They are reminders that in these days we are experiencing grief upon grief, and it is complicated and messy. 

As we contend with our experience of grief in the days to come, we will be reminded of all the change that happened in the world during these past 70 years. We also be reminded of how that change has impacted us personally. 

In a rapidly changing world, there is so much that we must leave behind, so much to feel as though we have lost. It will be a big change to see a different face on our coins, to sing God Save the King, to change the name of all the public institutions titled after the Queen that will now belong to the King. Reminders of change and loss, and I am not so certain that we are ready to find hope in the ‘new’ either quite yet.  

As we grieve the Queen and a changing world, the thing that we can hold onto is our faith. Perhaps more accurately, and what I often tell to families grieving a loved one, God is holding onto us. 

Even as we struggle with all that is taking place around us, even as we feel as though we are losing much to the pace of change, even as there is much grief to bear these days, God promises that we do not bear it alone. 

Instead, we bear it together, we navigate this changing world in the body of Christ, in community. We given each other to hold on to, and we are held by the love of God. God who knows grief and has walked this path before, and who will see us through to the other side. 

Dinner parties are not easy – Pastor Thoughts

This week Jesus gets invited to a dinner party. This prompts him to give some advice on where to sit and how to manage social expectations by avoiding the shame of being sent down from the positions of honour and instead looking to be moved up by the host by starting in the position of humility.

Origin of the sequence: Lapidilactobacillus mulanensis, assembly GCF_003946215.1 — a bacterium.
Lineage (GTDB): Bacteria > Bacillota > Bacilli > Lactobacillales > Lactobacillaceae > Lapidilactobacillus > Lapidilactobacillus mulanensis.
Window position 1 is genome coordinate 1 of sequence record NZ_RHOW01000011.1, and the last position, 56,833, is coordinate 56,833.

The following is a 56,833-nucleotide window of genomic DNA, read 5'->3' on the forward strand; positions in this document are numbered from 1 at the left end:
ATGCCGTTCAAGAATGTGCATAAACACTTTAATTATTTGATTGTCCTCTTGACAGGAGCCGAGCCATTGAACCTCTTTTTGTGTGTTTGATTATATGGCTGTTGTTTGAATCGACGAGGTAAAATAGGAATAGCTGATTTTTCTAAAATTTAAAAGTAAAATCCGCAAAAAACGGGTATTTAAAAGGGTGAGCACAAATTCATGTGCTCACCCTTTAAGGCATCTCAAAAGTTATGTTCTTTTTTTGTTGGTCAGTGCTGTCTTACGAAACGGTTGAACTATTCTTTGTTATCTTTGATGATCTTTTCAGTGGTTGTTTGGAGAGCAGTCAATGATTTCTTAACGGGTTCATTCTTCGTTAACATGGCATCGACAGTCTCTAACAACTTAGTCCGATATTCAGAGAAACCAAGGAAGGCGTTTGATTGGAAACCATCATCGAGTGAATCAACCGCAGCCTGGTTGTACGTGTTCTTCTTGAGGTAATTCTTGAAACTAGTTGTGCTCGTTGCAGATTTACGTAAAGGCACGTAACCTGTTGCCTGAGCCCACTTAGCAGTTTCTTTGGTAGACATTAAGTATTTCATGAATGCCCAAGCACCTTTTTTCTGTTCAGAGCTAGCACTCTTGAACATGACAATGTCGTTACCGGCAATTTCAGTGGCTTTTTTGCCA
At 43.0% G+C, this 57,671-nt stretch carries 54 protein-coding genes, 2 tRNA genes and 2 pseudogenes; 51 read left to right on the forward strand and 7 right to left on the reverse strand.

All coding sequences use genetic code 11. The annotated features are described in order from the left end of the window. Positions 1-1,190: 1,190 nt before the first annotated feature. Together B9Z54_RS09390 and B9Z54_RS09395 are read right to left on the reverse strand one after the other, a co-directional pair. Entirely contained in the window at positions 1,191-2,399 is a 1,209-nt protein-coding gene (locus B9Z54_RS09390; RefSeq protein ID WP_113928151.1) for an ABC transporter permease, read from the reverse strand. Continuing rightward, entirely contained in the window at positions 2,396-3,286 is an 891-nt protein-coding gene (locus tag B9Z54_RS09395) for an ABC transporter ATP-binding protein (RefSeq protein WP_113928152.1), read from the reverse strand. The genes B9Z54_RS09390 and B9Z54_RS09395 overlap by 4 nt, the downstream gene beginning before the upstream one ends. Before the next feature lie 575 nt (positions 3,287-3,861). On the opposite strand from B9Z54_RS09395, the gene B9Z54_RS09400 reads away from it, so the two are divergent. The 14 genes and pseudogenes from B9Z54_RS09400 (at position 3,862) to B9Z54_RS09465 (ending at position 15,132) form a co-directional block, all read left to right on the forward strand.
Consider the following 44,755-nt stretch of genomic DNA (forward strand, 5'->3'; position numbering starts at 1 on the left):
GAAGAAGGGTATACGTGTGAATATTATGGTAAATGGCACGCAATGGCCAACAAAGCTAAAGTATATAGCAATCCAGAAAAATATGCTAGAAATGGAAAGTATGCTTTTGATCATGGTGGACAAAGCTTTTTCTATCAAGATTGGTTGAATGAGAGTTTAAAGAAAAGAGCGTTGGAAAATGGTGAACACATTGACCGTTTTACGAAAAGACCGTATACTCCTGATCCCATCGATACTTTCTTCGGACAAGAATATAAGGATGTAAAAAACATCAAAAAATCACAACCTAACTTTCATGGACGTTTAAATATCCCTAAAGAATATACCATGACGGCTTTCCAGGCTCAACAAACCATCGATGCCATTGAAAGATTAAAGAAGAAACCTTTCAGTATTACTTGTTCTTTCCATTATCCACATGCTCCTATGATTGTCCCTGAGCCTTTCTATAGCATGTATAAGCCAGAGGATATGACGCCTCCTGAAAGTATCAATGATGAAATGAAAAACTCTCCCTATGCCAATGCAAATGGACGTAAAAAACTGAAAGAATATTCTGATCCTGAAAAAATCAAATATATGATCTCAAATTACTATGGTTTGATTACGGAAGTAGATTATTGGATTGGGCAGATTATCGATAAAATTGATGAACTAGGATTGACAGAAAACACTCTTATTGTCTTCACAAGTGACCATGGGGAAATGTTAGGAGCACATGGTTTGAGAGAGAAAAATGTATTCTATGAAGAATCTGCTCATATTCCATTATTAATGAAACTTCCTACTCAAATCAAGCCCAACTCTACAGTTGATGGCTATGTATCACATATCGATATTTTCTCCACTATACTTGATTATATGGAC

I am sure for many of us, the idea of a dinner party evokes different feelings within us than it did in 2019. Not to say that there isn’t something nostalgic and appealing about the idea of a big family dinner at the holidays. But that is not what Jesus is talking about. Think more of a wedding banquet where you only know a handful of folks. Maybe a work convention banquet where you might get seated with a table of strangers from BC or Ontario. Or even hanging around for coffee fellowship at a congregation you are visiting while on vacation. 

Let alone the COVID awareness that this brings up, I am sure there are many different and varied feelings that we might have about attending such an event. 

For some, schmoozing and meeting new people is exciting and energizing. For others, making new acquaintances and keeping up small talk is an anxiety-inducing experience. 

For my wife, she loves to work a room. Whenever we are in a situation like that, she cannot help herself from floating from table to table, group to group, conversation to conversation, making sure that she checks in with as many folks as possible, chit-chatting up a storm. 

For me on the other hand, the idea of a dinner party isn’t necessarily my idea of a fun time, but it is also not something I would avoid at all costs. I am much more likely to stick with the first interesting conversation I find than to flit around checking in on everyone. 

And if I am honest, small talk just isn’t my gift (trust me, I try my very best!) and I think that makes me come across as an introvert at times, which can be a bit of an occupational hazard as a pastor. Believe it not, I am basically an extrovert and I am energized by spending time with people. One of the hardest parts of this pandemic for me has been the isolation from community.